There are 2 trailhead parking areas:
Burnett Creek Trailhead: Located at the southern edge of Forks of the River Wildlife Management Area, this entrance will lead you through forests and fields that are home to an abundance of wildlife and songbird activity. This trailhead offers a close connection to the Anderson School trails.
McClure Lane Trailhead: The McClure Lane parking area directly links to the Will Skelton Greenway, which runs along the Tennessee River and connects with the natural surface trails that zig-zag alongside the French Broad River.

High Impact Habitat Conservation Permit: All trails used for bicycling in the WMA require this special use permit except the Will Skelton Greenway, Whaley Trail, and West Perimeter.
Hunting: TWRA regulations for hunting are as follows:
Sept 4 - Feb 28 - area closed to non-hunters until noon on Saturday and Sunday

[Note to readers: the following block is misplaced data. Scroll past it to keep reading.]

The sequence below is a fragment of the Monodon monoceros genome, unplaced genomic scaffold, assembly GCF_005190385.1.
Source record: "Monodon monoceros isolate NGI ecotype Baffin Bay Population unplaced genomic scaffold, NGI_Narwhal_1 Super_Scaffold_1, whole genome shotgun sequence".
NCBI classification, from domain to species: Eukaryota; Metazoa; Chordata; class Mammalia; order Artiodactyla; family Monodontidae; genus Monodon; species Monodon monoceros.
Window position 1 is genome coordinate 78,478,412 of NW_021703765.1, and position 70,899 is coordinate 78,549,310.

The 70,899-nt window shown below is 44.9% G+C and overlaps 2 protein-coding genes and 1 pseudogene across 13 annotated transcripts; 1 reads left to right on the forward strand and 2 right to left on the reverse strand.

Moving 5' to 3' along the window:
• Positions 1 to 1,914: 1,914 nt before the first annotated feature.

April 1 - May 15 - area closed to non-hunters until noon
All animals accompanied by a non-hunting person are required to be leashed.
For questions about permits, land management or hunting regulations please visit tn.gov/twra or call TWRA at 1-800-332-0900
Note that the Will Skelton Greenway, Whaley Trail, and West Perimeter are open year-round. All other trails in the WMA are closed to non-hunters during these hunting seasons.

Printable Map
Miles of diverse trails await you at Ijams Nature Center and Ijams Quarries. The tranquil trails at the Nature Center wind through undisturbed woods where wildflowers carpet the path and songbirds twill. Across the street, the rugged terrain that was once home to a post-industrial landscape, has been redesigned into almost 10 miles of multi-use trails that comprise the Ijams Quarry Trail System. Trails rated easy to more difficult.